While Ghana’s economy braces for the coming changes that COVID-19 seems to be bringing, it has become very much imperative for the banking system to intensify the cybersecurity aspects of their business continuity strategies.
Last week, the Bank of Ghana directed all Banks, Savings and Loans Companies, Finance Houses, Microfinance Institutions, Rural and Community Banks and Foreign Exchange Bureaus to activate their business continuity and disaster recovery plans.
However, there are increasing worries among both the financial intermediation firms and their customers that those strategies focus primarily on keeping their operations running in the face of disruptions to their physical and ICT-driven product and service delivery platforms, rather than on higher firewalls in a situation where digital platforms have to replace physical platforms.
“The risk of cyberattacks, in the era of COVID-19, has become the unseen threat rising in the digital space” asserts one digital banking chieftain. “These attacks would prey on the increased reliance on digital tools and the uncertainty of the crisis”.
In an interview, the Head, Technical Operations, e-Crime Bureau, Mr. Philemon Hini said, “most people are likely to subscribe to online banking as a result of the pandemic. This is because, if the lockdown continues and the situation does not improve, people will have to solely rely on internet banking for their day to day transactions.”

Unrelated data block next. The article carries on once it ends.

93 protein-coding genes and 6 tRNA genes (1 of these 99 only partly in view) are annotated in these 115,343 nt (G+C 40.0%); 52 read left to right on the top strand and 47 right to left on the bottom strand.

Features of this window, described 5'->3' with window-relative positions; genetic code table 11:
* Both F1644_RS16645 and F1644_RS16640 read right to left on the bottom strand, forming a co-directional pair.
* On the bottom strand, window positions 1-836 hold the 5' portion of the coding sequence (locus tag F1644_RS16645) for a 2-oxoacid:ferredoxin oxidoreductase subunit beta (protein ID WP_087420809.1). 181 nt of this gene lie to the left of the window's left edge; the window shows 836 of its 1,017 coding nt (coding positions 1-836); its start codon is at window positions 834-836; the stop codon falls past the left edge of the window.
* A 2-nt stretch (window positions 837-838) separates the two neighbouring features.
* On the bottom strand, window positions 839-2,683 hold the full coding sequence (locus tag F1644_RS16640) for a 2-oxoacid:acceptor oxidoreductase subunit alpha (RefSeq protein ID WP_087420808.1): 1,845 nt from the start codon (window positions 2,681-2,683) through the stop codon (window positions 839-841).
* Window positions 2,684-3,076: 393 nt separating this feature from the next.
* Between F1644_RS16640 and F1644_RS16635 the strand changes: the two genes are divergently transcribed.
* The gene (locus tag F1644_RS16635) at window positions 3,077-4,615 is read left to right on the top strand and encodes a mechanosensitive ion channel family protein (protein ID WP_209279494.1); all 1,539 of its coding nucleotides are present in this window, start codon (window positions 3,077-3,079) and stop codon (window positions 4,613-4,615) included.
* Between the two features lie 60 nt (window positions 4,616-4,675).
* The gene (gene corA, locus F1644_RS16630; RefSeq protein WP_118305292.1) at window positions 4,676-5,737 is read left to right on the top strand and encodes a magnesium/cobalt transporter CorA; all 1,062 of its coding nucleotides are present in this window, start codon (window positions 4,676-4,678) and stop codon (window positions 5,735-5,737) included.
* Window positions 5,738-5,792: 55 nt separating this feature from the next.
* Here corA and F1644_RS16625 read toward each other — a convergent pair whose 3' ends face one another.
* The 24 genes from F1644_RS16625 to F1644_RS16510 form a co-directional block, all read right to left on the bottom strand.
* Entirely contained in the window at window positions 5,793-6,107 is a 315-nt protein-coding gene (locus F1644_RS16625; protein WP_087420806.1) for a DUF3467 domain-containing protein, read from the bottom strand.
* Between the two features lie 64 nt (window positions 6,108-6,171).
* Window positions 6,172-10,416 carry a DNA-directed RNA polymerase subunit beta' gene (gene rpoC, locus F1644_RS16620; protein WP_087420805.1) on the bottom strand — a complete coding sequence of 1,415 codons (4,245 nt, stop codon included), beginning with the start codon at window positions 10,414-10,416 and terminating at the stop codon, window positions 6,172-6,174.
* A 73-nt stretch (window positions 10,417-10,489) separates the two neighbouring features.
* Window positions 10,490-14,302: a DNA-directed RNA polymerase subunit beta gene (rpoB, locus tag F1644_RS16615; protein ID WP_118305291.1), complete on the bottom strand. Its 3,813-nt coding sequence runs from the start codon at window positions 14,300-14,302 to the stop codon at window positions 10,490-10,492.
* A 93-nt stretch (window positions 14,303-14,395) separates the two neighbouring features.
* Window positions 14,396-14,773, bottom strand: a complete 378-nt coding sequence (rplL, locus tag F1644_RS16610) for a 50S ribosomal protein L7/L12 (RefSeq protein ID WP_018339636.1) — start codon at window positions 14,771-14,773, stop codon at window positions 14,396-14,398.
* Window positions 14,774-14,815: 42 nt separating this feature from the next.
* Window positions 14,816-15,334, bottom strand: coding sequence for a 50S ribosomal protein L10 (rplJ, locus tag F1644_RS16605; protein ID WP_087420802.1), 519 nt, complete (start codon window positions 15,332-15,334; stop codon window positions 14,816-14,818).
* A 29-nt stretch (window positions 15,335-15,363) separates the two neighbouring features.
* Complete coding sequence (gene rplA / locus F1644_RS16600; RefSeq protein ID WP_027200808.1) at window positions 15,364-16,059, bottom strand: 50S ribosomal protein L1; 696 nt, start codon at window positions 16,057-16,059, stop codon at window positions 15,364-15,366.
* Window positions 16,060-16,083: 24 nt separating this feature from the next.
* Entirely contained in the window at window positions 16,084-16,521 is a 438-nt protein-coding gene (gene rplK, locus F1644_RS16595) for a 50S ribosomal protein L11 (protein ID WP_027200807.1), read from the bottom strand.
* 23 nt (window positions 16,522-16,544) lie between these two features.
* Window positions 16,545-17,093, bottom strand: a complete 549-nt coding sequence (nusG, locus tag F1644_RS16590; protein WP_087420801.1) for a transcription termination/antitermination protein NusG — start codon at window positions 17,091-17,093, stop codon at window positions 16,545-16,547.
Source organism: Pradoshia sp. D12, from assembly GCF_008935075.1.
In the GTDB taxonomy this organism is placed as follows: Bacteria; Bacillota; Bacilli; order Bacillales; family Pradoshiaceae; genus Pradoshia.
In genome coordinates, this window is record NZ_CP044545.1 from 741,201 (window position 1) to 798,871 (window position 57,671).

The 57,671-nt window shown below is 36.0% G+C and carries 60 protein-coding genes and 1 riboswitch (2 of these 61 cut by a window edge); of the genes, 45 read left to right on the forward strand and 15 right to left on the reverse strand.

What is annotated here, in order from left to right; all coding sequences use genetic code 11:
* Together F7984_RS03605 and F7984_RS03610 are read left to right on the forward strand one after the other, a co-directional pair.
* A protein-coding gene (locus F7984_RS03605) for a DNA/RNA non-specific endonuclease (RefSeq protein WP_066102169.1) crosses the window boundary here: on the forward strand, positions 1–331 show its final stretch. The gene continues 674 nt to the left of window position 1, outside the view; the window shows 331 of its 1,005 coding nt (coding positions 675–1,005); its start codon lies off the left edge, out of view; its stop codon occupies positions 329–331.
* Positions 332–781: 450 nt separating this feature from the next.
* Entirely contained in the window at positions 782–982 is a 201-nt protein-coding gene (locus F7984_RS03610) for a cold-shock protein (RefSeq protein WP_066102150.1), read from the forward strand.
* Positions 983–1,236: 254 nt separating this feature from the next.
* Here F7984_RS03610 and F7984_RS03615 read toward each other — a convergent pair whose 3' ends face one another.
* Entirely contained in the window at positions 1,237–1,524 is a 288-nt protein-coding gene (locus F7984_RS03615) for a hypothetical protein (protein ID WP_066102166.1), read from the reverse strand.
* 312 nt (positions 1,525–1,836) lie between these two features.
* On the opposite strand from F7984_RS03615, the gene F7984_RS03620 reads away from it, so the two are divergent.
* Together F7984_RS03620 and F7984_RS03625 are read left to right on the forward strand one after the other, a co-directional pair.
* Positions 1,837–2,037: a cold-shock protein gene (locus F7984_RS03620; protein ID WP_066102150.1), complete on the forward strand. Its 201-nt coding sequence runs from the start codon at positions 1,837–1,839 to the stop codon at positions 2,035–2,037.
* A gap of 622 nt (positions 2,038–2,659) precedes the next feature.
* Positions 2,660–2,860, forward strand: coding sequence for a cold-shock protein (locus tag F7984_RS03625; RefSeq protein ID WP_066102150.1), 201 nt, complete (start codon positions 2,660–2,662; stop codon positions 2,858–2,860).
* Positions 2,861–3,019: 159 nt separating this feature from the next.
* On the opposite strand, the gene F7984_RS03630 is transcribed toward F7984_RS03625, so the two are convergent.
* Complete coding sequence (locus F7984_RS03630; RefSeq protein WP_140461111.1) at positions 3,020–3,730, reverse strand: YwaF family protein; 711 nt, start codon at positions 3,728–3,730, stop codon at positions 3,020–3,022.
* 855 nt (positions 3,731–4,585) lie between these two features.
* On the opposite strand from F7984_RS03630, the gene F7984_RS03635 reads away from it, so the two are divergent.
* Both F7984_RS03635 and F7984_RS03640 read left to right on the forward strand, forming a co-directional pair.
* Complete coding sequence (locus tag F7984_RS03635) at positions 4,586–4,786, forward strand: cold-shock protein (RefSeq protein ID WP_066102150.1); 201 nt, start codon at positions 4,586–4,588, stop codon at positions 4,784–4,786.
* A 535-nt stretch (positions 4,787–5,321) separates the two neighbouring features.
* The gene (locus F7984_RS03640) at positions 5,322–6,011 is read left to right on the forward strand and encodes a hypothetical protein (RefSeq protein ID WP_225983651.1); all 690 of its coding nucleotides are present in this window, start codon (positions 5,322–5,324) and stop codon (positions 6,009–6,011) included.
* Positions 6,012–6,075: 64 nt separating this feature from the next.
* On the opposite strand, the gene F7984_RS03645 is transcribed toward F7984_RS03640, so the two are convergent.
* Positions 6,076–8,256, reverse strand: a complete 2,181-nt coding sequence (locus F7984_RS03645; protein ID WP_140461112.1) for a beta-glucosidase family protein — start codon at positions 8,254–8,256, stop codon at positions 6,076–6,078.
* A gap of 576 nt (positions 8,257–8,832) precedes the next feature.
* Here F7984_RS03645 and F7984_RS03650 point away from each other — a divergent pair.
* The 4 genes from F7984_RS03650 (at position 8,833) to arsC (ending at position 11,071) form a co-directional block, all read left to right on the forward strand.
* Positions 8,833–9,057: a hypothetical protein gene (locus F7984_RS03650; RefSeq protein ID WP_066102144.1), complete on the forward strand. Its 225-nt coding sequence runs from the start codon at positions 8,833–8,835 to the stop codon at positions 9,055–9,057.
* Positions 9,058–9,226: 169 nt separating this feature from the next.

“That is where the threat is. So, we would be seeing a lot of attacks in the area,” he warned.
All of this makes it imperative that the banks integrate cyber resilience into their broader business continuity strategies to maximize their ability not only to protect against a data breach, but to detect when one has occurred and recover from it.
Experts warn that most often cybercriminals exploit human weakness to penetrate systemic defenses. In a crisis situation such as the COVID-19, particularly if prolonged, people tend to make mistakes they would not have made otherwise.
“For the online, making a mistake in terms of which link you click on or who you trust with your data can cost you dearly”, Mr. Hini noted.
The COVID-19 is being used in a variety of malicious campaigns being executed in virus afflicted countries, including email spam, Business Email Compromise, malware, ransomware, malicious domains, among others. As the number of those afflicted by the virus continues to surge, campaigns that use the disease as a lure likewise increase and banks in Ghana are now being asked to ready themselves.
According to Check Point, since January 2020, there have been over 4,000 coronavirus-related domains registered globally of which 3% have been found to be malicious and an additional 5% suspicious.
Mr. Hini noted that already this year, some companies and financial institutions in Ghana have suffered from cyberattacks.
“At this time, organizations should an eye on insiders, who have privileged information on the organization, such as contractors and former employees, since the environment is creating the opportunity for people to engage in cyber-attacks,” Mr. Hini warned.
According to the World Economic Forum, the vast majority of cyberattacks – by some estimates, 98 percent – deploy social engineering methods. Cybercriminals are extremely creative in devising new ways to exploit users and technology to access passwords, networks and data, often capitalizing on popular topics and trends to tempt users into unsafe online behaviour.
The Forum indicated that stress can incite users to take actions that would be considered irrational in other circumstances. For example, a recent global cyberattack targeted people looking for visuals of the spread of COVID-19.
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